11 WAYS COWORKERS RESEMBLE YOUR FAMILY
Pretty much your entire existence is spent either around your family or in the workplace. Seriously, think about it. These are the two groups of people you’re always surrounded by. So there are bound to be parallels between the two.
Looking at the workplace, how do your coworkers resemble your family? As a person in entry-level to mid-career, you can see your contemporaries (people in a similar position as you) the same way you see your siblings. You may see you bosses as the same authority figure as, let’s just say, your parents. Here’s how we see your coworkers as they would fit into your family tree.
1. A peer not performing up to their capabilities = your son or daughter
You’d do anything to protect this person, and you just want what’s best for them. Just like a son or daughter, you can see that they are hitting hard times or slacking off from afar, but you want to help them through that. You offer your advice up to this person and hope they they take it for what it’s worth and don’t just ignore it.
2. An intern = your younger sibling
This person looks up to you and someday (hopefully) wants to be just like you. Now, when giving advice to this person, you’re hard on them, hoping they can learn from your mistakes and successes. They’ll learn to see what’s coming quicker than they did before.
3. A contemporary = your cousin
You’re on the same level as this person, and there is a friendly rivalry between the two of you. Like a cousin that gets similar praise from grandparents, you both are working for praise from the higher-ups in the company. More on them later.
4. A contemporary outperforming you = your older sibling
You look up to this person or at least aspire to achieve what they have, but in your own way. You may have come into the company at the same time, but this person has flown by you with achievements. You’re finding your path, and you hope that the same praise and honors will be headed your way soon.
5. An acquaintance from a different floor/department = your aunt
You don’t see this person often, but when you do, it’s always refreshing. They always genuinely want to know how you’re doing and what you’ve been up to. This person in the office makes a point to stay in touch even though you aren’t necessarily that close. It’s like seeing an aunt on a holiday.
6. An office gabber = your uncle
This person loves to shoot the breeze. They bounce around the office on a regular basis, dropping jokes in people’s ears and their insightful “I’ve been around these parts for a while” wisdom.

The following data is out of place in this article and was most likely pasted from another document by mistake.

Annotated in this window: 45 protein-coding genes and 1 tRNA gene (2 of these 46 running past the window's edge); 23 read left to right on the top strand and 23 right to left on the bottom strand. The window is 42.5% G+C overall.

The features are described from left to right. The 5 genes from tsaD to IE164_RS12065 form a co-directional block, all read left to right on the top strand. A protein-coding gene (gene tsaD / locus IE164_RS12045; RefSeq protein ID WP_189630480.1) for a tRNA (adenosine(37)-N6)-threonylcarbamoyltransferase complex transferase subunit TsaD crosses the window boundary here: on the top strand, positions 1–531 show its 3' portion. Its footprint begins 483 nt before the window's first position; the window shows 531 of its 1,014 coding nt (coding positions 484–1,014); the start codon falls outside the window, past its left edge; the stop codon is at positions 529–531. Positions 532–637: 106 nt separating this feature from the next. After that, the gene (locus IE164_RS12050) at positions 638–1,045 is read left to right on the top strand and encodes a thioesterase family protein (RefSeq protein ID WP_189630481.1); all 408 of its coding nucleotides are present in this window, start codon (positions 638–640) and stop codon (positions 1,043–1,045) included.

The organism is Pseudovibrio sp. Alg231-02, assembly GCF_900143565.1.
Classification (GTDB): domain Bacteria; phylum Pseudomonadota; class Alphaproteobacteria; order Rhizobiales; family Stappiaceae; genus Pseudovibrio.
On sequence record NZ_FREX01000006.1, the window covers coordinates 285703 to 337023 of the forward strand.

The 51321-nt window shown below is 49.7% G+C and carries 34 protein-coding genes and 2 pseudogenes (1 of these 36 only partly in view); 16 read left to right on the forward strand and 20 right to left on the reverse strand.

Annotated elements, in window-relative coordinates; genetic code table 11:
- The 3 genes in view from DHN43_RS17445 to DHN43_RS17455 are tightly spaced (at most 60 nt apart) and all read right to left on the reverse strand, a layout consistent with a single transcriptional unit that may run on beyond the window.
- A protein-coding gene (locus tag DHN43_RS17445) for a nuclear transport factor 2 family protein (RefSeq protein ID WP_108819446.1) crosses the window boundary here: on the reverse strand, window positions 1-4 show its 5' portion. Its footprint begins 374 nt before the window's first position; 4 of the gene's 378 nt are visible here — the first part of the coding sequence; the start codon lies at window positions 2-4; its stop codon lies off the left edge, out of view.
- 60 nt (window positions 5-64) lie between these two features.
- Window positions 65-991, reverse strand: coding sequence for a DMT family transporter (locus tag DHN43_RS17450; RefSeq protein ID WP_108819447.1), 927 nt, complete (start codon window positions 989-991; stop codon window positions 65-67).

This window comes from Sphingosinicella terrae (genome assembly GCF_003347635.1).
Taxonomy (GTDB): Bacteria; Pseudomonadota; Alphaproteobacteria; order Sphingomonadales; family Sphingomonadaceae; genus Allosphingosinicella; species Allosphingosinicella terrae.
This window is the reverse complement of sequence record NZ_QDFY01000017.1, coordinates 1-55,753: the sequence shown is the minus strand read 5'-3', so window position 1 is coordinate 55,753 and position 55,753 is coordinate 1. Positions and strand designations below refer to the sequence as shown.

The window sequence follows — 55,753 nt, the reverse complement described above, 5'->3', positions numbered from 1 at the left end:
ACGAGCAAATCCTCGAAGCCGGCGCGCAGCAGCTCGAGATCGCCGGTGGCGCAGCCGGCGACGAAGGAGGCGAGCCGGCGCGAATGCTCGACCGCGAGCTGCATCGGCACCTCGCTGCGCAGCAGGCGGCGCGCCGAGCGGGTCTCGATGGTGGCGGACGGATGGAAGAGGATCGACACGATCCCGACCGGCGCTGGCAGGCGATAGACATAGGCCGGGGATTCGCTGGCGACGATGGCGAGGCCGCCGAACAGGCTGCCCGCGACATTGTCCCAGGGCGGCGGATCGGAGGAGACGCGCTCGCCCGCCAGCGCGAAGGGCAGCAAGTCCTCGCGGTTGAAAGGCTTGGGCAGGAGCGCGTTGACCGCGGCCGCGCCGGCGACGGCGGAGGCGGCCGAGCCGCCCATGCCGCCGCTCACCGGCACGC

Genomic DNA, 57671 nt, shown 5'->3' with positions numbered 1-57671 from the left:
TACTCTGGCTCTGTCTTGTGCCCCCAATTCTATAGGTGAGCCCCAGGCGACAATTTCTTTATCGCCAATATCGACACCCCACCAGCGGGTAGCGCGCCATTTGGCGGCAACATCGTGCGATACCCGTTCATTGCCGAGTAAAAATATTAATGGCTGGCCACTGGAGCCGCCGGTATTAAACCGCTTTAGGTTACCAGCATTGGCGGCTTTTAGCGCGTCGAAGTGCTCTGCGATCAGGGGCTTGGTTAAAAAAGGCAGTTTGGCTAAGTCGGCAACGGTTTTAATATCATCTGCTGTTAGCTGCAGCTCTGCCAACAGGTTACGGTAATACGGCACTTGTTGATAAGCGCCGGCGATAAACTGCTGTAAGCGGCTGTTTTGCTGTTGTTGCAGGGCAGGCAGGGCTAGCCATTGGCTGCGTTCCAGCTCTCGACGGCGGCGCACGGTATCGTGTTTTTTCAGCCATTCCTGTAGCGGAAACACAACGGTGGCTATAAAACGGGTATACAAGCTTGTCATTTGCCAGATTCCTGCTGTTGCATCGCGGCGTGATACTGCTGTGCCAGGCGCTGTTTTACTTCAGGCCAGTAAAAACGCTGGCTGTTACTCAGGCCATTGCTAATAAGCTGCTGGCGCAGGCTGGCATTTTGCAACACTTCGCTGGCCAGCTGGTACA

7. A freelancer or contracted worker = your (anything) related through marriage
You don’t have a whole lot to say to this person. This person wasn’t previously a part of the workplace equation (i.e., family), but now they’re here and trying their best to fit into the office culture (family dynamic). They’ll find their path and can hopefully stay in it for the long haul in the future.
8. A boss or higher-up = your dad
This is the authoritative figure that makes the tough decisions. They’re stern with you but ultimately teach you life lessons. Just like your father, this higher-up doesn’t take it easy on you but does want the best for you. The same dynamic you have with the intern is what the person has with you. They want to see your success and are hoping to guide you to that goal.
9. A boss or higher-up (with compassion) = your mom
This person is just like your dad, but has a little more leeway. You can come to this person if Dad has said no and maybe get a yes out of them that may make Dad reconsider. They see things from a different perspective but ultimately have the same jurisdiction, so to speak. They have all the same visions as the dad in this scenario, but they can come to the resolution in a different way if needed
10. A CEO or owner = your grandparents
Everything within the workplace trickles down from here. What their vision encapsulates affects the dad and mom, which puts those ideals down to you, your siblings, and cousins (contemporaries and peers). Much like family traditions, the things set forth by the CEO last a long time and require drastic measures to change within the family dynamic (company mindset).
11. Anyone who makes the office family tree feel “complete” = your pets
This can be anybody within the office. Without these people, the office would feel like something was missing. And when they move on — even if after a brief time with the company — you miss them dearly. You spend your leisure time with this person. They’re more than a coworker; they’re a dear friend.